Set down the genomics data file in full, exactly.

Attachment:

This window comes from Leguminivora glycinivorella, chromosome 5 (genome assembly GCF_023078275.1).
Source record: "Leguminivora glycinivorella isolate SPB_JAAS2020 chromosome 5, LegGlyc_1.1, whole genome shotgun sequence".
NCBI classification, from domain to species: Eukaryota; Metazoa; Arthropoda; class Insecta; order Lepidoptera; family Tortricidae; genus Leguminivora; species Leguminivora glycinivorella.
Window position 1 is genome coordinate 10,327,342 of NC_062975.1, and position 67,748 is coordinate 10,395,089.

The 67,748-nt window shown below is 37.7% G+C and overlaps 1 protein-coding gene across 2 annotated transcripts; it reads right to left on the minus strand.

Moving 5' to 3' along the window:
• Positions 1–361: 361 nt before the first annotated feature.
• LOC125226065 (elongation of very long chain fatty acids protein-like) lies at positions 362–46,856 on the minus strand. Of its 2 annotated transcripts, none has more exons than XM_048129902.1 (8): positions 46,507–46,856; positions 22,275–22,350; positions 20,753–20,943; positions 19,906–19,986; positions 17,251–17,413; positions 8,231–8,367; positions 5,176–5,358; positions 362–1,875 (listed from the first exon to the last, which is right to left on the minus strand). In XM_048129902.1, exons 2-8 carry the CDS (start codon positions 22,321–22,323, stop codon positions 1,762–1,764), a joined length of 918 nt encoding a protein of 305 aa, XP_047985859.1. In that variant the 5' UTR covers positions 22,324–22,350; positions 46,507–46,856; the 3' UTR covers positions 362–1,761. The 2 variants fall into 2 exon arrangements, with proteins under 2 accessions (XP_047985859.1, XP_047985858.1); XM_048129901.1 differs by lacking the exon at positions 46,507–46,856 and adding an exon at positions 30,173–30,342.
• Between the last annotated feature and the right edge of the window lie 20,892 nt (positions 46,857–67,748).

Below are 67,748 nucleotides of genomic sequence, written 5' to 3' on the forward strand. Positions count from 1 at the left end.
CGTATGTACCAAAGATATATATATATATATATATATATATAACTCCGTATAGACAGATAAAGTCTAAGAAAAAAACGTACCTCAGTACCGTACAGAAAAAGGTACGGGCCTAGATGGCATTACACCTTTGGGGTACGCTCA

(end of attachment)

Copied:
This window comes from Leguminivora glycinivorella, chromosome 5 (genome assembly GCF_023078275.1).
Source record: "Leguminivora glycinivorella isolate SPB_JAAS2020 chromosome 5, LegGlyc_1.1, whole genome shotgun sequence".
NCBI classification, from domain to species: Eukaryota; Metazoa; Arthropoda; class Insecta; order Lepidoptera; family Tortricidae; genus Leguminivora; species Leguminivora glycinivorella.
Window position 1 is genome coordinate 10,327,342 of NC_062975.1, and position 67,748 is coordinate 10,395,089.

The 67,748-nt window shown below is 37.7% G+C and overlaps 1 protein-coding gene across 2 annotated transcripts; it reads right to left on the minus strand.

Moving 5' to 3' along the window:
• Positions 1–361: 361 nt before the first annotated feature.
• LOC125226065 (elongation of very long chain fatty acids protein-like) lies at positions 362–46,856 on the minus strand. Of its 2 annotated transcripts, none has more exons than XM_048129902.1 (8): positions 46,507–46,856; positions 22,275–22,350; positions 20,753–20,943; positions 19,906–19,986; positions 17,251–17,413; positions 8,231–8,367; positions 5,176–5,358; positions 362–1,875 (listed from the first exon to the last, which is right to left on the minus strand). In XM_048129902.1, exons 2-8 carry the CDS (start codon positions 22,321–22,323, stop codon positions 1,762–1,764), a joined length of 918 nt encoding a protein of 305 aa, XP_047985859.1. In that variant the 5' UTR covers positions 22,324–22,350; positions 46,507–46,856; the 3' UTR covers positions 362–1,761. The 2 variants fall into 2 exon arrangements, with proteins under 2 accessions (XP_047985859.1, XP_047985858.1); XM_048129901.1 differs by lacking the exon at positions 46,507–46,856 and adding an exon at positions 30,173–30,342.
• Between the last annotated feature and the right edge of the window lie 20,892 nt (positions 46,857–67,748).

Below are 67,748 nucleotides of genomic sequence, written 5' to 3' on the forward strand. Positions count from 1 at the left end.
CGTATGTACCAAAGATATATATATATATATATATATATATAACTCCGTATAGACAGATAAAGTCTAAGAAAAAAACGTACCTCAGTACCGTACAGAAAAAGGTACGGGCCTAGATGGCATTACACCTTTGGGGTACGCTCA